Remembering Ross Freeman
In retrospect, it seems it took a long time for Xilinx Inc. co-founder Ross Freeman to be honored by the National Inventors Hall of Fame. Freeman’s induction into the Hall of Fame May 2 comes 19 years and seven months after his untimely death in October 1989.
But then again, Freeman’s rationale for designing a high-density programmable logic device from an SRAM cell seemed radically counter-intuitive in the mid-1980s. Xilinx Fellow Emeritus Bill Carter, who was employee #8 and the first IC device design specialist hired by Xilinx, said that only Freeman’s innovative idea, combined with former Xilinx CEO Bernie Vonderschmitt’s insistence that large wafer fabs were a drain on startups, allowed people to think beyond the confines of traditional ways of looking at semiconductor resources.
“Ross had hired me at Zilog, and I was as interested as working for the person, in his new startup, as I was in considering his ideas,” Carter said. “But after he described his FPGA concept to me, my first thought was, ‘That’s crazy. That is one of the most inefficient uses of transistors I’ve heard of.’ What Ross recognized is that the implications of Moore’s Law meant we didn’t really need to worry about using transistors inefficiently.”
Freeman is being recognized for his Patent No. 4,870,302, a programmable silicon structure of open gates that could be reprogrammed as often as necessary. Basing an FPGA on an SRAM cell would make the design volatile, Carter said, but Freeman realized that did not matter. Any design with a flip-flop could be initialized on power-up, so nonvolatility was not required. And the fact that individual programming elements were not based on the most efficient transistor allocation did not matter in an era of shrinking geometries and outsourced foundry services.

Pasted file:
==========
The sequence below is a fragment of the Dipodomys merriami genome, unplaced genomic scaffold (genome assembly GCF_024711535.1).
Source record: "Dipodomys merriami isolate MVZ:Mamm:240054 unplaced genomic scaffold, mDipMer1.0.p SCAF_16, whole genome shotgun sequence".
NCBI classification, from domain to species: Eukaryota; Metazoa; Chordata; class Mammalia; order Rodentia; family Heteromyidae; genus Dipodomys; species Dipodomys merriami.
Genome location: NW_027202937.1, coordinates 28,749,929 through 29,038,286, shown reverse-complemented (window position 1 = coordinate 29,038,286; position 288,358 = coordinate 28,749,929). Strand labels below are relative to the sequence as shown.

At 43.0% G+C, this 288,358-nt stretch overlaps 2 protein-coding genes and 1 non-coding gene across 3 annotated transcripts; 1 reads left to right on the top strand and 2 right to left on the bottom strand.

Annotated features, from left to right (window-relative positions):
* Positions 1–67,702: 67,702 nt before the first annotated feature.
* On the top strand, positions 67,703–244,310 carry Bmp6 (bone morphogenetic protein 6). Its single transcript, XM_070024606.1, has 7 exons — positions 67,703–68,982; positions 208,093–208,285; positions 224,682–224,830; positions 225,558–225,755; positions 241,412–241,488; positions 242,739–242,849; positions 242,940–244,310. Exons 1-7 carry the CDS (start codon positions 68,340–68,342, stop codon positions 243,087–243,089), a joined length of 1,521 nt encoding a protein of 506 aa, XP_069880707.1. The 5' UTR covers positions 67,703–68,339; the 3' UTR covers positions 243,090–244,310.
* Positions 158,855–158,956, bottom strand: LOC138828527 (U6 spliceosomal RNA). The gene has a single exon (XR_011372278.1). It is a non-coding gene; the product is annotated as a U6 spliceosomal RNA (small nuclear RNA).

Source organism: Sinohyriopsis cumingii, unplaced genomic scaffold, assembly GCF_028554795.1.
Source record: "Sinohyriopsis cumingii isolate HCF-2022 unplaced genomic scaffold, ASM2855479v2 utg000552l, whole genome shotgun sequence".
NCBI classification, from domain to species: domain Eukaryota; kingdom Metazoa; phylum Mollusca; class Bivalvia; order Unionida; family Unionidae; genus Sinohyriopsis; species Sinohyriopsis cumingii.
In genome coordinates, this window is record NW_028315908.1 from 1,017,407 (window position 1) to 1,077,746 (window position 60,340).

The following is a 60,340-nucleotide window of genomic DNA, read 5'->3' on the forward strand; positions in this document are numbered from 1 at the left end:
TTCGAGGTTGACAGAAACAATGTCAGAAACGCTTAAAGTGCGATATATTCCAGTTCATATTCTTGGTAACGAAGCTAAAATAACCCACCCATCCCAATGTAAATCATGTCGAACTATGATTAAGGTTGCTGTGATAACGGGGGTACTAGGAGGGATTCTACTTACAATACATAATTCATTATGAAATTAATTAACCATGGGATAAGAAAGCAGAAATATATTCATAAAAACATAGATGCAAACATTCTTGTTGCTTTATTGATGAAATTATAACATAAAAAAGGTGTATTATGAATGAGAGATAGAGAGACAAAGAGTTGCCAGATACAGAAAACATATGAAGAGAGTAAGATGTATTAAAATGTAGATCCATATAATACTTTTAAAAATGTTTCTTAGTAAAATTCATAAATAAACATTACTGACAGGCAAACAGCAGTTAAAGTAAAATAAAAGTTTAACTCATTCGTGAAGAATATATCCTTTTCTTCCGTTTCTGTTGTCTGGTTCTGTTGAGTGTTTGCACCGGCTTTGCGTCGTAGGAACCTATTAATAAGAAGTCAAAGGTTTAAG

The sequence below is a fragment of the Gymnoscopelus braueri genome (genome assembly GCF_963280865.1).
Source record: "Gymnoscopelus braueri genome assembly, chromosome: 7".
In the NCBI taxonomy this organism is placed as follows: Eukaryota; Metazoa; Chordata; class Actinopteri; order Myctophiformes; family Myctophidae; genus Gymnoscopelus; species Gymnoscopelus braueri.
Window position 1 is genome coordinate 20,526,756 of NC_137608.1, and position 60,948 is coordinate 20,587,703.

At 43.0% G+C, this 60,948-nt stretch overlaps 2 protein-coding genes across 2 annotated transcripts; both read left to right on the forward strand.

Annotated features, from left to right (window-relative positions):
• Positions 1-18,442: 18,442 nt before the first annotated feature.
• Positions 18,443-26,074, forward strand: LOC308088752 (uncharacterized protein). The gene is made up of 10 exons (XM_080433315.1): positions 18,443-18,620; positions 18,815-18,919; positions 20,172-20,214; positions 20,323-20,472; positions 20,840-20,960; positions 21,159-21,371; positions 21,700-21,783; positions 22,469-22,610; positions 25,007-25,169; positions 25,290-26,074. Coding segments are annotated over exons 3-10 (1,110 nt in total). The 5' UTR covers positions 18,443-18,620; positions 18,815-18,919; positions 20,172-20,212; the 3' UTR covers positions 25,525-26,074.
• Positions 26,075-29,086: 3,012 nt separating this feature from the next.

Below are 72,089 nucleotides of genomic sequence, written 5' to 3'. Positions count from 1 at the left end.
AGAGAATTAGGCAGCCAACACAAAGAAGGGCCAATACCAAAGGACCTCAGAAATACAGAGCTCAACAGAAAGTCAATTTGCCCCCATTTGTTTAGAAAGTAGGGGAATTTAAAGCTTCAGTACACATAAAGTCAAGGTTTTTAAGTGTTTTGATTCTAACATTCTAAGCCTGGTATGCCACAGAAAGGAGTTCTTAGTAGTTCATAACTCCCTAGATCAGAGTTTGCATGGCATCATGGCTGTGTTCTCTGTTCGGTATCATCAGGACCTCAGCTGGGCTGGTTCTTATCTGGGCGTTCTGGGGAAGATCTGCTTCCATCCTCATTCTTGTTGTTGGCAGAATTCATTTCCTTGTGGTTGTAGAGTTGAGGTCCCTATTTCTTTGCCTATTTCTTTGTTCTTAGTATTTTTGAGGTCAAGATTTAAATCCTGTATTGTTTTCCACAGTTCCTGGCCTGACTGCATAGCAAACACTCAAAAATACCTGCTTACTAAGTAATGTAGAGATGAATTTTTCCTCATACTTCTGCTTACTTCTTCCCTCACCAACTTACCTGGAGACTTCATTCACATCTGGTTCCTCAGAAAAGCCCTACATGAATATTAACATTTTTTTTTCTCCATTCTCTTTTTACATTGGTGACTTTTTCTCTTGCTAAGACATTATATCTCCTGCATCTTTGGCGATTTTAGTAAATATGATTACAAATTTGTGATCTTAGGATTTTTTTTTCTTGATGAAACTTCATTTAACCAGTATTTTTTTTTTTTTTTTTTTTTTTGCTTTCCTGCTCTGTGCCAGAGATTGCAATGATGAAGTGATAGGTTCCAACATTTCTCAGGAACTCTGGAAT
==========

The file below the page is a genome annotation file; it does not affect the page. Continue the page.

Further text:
Freeman earned a BS degree in physics from Michigan State University in 1969 and a master’s from University of Illinois in 1971. He worked in the Peace Corps for several years, then went to Teletype to design a custom PMOS circuit. Freeman joined Zilog Inc. as one of its first engineers, and Freeman hired Carter at Zilog to work on the Z8000 program.
I interviewed Freeman three or four times in the mid-1980s, and found him to be one of the few engineers in a CTO position who was open and gregarious in talking to press, analysts, and investors. Carter said Freeman was the same way in talking openly with design teams at Xilinx – “and he was never a prima donna. He just always showed a quiet confidence.”
Although Freeman was suffering from chronic illness by the late 1980s, Carter said he remained driven and active until the time of his death. Carter said he still remembers “two earthquakes for Xilinx employees – the big Loma Prieta earthquake that rocked the whole Bay Area, and Ross’s death soon after, that shook up our company just as hard.”
It’s good to see Freeman be inducted alongside fellow inventors such as Intel Chairman Emeritus Gordon Moore. He’ll be remembered as the man who re-defined programmable logic.